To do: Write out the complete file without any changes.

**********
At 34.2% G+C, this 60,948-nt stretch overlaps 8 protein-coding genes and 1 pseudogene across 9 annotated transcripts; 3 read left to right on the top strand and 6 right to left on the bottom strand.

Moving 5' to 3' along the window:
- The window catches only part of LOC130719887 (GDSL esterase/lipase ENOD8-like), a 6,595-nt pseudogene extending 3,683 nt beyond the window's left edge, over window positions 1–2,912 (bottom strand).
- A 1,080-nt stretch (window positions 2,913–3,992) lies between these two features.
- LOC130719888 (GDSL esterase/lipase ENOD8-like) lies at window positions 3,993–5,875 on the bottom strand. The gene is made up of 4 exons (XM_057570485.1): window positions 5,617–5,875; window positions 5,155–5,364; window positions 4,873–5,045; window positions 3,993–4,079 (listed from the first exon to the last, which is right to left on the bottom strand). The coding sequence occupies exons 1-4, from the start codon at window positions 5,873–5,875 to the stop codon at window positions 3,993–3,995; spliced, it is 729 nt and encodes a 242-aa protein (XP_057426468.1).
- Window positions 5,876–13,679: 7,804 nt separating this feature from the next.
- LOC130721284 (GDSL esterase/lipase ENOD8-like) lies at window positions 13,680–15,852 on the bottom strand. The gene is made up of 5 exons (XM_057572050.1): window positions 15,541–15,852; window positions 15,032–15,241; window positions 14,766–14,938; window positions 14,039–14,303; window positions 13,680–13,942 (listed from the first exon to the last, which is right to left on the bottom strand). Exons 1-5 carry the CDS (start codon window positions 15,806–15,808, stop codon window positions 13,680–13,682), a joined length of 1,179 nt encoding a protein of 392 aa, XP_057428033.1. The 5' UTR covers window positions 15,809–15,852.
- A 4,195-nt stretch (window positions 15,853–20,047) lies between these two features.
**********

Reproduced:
At 34.2% G+C, this 60,948-nt stretch overlaps 8 protein-coding genes and 1 pseudogene across 9 annotated transcripts; 3 read left to right on the top strand and 6 right to left on the bottom strand.

Moving 5' to 3' along the window:
- The window catches only part of LOC130719887 (GDSL esterase/lipase ENOD8-like), a 6,595-nt pseudogene extending 3,683 nt beyond the window's left edge, over window positions 1–2,912 (bottom strand).
- A 1,080-nt stretch (window positions 2,913–3,992) lies between these two features.
- LOC130719888 (GDSL esterase/lipase ENOD8-like) lies at window positions 3,993–5,875 on the bottom strand. The gene is made up of 4 exons (XM_057570485.1): window positions 5,617–5,875; window positions 5,155–5,364; window positions 4,873–5,045; window positions 3,993–4,079 (listed from the first exon to the last, which is right to left on the bottom strand). The coding sequence occupies exons 1-4, from the start codon at window positions 5,873–5,875 to the stop codon at window positions 3,993–3,995; spliced, it is 729 nt and encodes a 242-aa protein (XP_057426468.1).
- Window positions 5,876–13,679: 7,804 nt separating this feature from the next.
- LOC130721284 (GDSL esterase/lipase ENOD8-like) lies at window positions 13,680–15,852 on the bottom strand. The gene is made up of 5 exons (XM_057572050.1): window positions 15,541–15,852; window positions 15,032–15,241; window positions 14,766–14,938; window positions 14,039–14,303; window positions 13,680–13,942 (listed from the first exon to the last, which is right to left on the bottom strand). Exons 1-5 carry the CDS (start codon window positions 15,806–15,808, stop codon window positions 13,680–13,682), a joined length of 1,179 nt encoding a protein of 392 aa, XP_057428033.1. The 5' UTR covers window positions 15,809–15,852.
- A 4,195-nt stretch (window positions 15,853–20,047) lies between these two features.